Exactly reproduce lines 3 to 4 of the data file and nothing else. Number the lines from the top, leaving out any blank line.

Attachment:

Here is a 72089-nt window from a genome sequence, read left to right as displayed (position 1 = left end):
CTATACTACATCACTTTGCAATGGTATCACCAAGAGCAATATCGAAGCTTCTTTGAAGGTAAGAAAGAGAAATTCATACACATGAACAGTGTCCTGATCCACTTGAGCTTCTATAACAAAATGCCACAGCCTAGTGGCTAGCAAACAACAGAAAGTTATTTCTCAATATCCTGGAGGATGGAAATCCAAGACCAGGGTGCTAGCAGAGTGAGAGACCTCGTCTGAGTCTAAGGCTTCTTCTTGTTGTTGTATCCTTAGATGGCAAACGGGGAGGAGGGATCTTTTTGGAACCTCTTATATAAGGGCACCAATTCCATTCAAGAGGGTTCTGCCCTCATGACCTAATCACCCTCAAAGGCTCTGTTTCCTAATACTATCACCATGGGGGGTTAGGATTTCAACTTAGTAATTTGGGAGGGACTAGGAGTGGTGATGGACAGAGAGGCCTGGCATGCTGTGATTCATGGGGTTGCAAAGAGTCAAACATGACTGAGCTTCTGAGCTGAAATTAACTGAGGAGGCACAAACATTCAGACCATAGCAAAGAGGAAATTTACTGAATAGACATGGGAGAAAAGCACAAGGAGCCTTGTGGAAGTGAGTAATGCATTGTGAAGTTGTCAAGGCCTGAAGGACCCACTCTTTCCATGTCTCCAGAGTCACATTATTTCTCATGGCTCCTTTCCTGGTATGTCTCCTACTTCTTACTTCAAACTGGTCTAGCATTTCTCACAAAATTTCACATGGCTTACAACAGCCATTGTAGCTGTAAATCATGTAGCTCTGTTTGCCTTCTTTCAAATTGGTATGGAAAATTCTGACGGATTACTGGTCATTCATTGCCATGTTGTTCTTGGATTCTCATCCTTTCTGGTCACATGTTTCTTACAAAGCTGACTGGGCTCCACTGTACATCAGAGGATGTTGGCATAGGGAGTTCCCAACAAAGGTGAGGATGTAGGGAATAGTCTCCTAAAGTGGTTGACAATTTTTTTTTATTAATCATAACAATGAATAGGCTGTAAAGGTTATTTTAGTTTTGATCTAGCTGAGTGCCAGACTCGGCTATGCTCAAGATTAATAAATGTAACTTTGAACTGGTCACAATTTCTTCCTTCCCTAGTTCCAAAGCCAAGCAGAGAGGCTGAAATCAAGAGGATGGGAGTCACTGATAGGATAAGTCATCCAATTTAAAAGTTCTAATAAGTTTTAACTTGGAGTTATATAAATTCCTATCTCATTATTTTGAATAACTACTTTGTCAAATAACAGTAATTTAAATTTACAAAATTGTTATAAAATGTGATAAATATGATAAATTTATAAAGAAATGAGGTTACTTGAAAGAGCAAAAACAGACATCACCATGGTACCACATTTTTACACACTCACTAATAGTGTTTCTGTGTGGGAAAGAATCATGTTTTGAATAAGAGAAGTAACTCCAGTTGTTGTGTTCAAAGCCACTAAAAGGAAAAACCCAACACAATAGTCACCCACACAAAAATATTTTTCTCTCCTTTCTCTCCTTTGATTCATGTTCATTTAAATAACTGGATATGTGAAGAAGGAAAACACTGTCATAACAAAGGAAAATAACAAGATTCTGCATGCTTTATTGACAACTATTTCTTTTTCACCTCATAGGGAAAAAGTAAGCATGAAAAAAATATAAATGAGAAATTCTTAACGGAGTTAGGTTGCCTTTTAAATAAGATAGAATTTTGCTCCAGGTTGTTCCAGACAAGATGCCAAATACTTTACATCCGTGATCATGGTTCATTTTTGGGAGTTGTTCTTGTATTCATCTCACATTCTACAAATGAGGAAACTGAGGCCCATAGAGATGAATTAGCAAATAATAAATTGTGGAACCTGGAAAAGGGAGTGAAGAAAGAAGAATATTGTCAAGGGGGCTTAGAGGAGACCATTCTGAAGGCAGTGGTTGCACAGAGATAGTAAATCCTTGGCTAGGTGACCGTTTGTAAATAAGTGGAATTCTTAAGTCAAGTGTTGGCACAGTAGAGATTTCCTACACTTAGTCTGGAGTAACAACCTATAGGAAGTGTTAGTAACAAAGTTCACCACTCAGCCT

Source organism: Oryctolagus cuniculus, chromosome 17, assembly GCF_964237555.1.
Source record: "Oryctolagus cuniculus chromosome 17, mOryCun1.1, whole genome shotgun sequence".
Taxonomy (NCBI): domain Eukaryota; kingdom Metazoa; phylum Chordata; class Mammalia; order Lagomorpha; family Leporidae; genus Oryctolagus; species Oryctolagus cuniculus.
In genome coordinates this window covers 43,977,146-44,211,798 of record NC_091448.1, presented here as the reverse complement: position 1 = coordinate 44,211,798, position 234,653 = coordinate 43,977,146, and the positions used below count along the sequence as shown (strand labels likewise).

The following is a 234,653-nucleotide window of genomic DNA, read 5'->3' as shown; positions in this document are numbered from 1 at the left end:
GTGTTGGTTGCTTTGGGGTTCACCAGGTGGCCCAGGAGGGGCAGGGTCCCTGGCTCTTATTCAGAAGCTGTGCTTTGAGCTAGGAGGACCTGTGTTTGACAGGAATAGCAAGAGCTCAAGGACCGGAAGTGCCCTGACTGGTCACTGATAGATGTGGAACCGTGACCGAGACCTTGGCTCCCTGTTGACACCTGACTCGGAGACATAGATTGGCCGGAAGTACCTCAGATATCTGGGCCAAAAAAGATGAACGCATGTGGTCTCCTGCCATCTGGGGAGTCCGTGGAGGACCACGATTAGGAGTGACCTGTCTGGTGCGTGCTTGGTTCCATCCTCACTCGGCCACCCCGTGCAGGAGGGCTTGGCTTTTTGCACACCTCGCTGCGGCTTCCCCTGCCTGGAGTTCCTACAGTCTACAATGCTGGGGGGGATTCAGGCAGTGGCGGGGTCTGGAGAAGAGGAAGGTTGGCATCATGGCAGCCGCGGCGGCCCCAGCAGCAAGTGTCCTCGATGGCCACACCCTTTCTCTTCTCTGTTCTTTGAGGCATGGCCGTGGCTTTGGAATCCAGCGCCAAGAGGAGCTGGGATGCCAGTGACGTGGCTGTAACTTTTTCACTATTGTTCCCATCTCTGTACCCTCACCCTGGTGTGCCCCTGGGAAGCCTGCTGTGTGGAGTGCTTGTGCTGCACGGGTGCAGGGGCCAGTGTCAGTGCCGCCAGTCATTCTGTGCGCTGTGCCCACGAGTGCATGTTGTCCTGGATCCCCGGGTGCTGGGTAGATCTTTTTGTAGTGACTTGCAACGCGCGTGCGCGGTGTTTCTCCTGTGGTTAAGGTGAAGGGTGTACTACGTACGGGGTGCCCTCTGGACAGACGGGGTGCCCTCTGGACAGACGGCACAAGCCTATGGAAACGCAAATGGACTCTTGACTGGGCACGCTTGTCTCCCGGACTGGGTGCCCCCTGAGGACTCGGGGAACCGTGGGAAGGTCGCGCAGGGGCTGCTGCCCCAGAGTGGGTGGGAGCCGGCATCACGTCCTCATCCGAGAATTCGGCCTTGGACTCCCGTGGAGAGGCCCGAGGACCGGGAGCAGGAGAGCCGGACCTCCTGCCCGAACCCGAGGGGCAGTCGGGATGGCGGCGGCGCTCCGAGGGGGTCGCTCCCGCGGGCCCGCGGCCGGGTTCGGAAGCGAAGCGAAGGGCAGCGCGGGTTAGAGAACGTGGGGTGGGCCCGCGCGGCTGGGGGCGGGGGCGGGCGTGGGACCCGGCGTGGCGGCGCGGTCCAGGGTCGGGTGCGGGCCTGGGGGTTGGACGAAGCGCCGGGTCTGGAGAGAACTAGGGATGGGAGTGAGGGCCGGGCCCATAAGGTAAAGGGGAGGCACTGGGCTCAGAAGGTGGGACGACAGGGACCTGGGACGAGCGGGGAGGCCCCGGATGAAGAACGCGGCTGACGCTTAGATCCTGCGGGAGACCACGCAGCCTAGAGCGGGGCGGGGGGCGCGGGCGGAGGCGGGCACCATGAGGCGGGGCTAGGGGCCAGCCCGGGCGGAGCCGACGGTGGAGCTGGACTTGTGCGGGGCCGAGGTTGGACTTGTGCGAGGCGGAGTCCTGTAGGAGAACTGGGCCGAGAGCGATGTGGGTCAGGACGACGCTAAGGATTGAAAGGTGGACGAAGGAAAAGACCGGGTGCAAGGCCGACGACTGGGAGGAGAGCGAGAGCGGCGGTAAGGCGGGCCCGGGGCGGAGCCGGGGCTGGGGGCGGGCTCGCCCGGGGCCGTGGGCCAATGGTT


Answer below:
Source organism: Oryctolagus cuniculus, chromosome 17, assembly GCF_964237555.1.
Source record: "Oryctolagus cuniculus chromosome 17, mOryCun1.1, whole genome shotgun sequence".